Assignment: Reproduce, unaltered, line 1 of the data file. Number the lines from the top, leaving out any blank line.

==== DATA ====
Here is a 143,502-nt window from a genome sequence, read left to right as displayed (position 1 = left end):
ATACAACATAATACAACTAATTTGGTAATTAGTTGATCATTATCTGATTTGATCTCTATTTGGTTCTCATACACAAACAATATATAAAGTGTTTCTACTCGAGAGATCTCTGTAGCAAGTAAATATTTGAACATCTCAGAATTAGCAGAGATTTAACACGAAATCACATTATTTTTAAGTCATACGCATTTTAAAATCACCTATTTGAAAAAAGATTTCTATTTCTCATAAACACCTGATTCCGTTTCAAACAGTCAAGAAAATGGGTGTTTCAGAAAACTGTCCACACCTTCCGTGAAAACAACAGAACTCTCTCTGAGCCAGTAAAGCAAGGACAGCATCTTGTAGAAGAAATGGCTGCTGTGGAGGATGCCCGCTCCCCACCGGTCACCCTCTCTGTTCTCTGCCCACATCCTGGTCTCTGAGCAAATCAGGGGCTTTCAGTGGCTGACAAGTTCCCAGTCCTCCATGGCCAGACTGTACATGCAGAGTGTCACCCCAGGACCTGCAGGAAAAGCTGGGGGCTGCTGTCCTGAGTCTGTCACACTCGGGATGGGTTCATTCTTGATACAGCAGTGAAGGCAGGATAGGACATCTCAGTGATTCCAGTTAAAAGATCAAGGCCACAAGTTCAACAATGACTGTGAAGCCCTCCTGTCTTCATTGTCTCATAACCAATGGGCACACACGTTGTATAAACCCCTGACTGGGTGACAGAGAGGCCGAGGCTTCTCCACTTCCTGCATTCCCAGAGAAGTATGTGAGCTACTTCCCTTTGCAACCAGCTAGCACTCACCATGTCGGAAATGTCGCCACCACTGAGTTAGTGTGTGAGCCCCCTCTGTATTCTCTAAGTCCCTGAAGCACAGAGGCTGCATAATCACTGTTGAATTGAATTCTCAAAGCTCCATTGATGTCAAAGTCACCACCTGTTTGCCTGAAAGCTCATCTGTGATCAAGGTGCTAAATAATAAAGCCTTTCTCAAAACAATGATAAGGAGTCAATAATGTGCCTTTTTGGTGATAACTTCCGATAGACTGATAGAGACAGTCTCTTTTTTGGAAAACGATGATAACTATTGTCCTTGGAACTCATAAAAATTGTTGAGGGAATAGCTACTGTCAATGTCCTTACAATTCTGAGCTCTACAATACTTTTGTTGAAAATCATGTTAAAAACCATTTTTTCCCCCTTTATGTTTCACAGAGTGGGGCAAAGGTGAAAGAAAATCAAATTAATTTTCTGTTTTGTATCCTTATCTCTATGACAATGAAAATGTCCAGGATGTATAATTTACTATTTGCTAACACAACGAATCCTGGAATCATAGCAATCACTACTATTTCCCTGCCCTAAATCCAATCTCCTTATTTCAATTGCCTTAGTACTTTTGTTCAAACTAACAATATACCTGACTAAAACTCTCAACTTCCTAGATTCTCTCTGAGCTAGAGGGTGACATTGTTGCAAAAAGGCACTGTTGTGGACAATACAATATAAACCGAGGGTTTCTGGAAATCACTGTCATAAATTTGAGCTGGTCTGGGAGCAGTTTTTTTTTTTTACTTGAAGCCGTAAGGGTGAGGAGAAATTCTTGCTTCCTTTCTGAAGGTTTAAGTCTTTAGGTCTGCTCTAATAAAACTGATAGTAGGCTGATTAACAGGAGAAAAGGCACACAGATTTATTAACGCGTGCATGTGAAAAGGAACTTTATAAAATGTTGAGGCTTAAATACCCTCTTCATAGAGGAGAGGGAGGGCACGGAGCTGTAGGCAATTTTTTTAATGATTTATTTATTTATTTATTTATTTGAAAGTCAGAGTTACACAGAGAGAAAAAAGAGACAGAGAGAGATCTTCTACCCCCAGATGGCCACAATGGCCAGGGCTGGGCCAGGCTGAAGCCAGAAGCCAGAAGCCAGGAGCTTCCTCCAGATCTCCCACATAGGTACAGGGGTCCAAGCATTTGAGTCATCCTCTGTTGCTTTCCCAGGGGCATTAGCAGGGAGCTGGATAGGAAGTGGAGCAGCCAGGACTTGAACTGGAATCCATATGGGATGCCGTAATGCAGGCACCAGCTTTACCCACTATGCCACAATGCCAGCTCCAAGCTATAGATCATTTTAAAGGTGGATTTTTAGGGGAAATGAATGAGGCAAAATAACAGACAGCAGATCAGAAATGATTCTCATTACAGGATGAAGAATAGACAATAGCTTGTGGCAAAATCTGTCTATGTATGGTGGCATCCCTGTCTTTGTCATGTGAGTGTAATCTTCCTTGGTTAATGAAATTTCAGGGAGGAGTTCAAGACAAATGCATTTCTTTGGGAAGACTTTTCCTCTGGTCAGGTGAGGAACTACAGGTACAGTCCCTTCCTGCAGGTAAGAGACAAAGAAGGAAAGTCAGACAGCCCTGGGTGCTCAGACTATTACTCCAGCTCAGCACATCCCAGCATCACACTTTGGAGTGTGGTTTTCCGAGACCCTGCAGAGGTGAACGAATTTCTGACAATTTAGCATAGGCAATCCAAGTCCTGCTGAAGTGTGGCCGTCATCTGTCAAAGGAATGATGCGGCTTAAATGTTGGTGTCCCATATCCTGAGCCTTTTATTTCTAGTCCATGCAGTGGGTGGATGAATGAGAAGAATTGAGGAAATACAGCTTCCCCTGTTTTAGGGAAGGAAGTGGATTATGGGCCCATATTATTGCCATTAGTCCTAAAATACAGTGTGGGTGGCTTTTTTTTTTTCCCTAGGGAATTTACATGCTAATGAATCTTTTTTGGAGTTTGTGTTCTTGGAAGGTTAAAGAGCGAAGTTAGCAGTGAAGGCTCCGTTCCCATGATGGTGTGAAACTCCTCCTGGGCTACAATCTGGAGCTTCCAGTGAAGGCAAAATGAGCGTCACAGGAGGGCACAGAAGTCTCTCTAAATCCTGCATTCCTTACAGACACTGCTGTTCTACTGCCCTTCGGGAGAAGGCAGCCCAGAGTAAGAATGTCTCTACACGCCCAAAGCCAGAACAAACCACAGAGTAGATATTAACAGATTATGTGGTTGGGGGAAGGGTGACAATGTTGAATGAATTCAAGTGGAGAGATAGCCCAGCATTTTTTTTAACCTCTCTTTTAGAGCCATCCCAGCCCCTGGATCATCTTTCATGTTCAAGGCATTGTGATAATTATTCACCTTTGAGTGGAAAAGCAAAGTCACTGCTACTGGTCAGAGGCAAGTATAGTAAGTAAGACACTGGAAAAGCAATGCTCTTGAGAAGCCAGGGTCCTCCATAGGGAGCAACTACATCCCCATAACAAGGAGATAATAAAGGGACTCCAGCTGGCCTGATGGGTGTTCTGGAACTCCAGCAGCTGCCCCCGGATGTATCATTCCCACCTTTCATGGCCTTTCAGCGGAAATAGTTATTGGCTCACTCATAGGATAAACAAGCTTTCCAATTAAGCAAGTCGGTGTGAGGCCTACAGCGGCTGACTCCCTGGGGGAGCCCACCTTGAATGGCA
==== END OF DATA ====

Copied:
Here is a 143,502-nt window from a genome sequence, read left to right as displayed (position 1 = left end):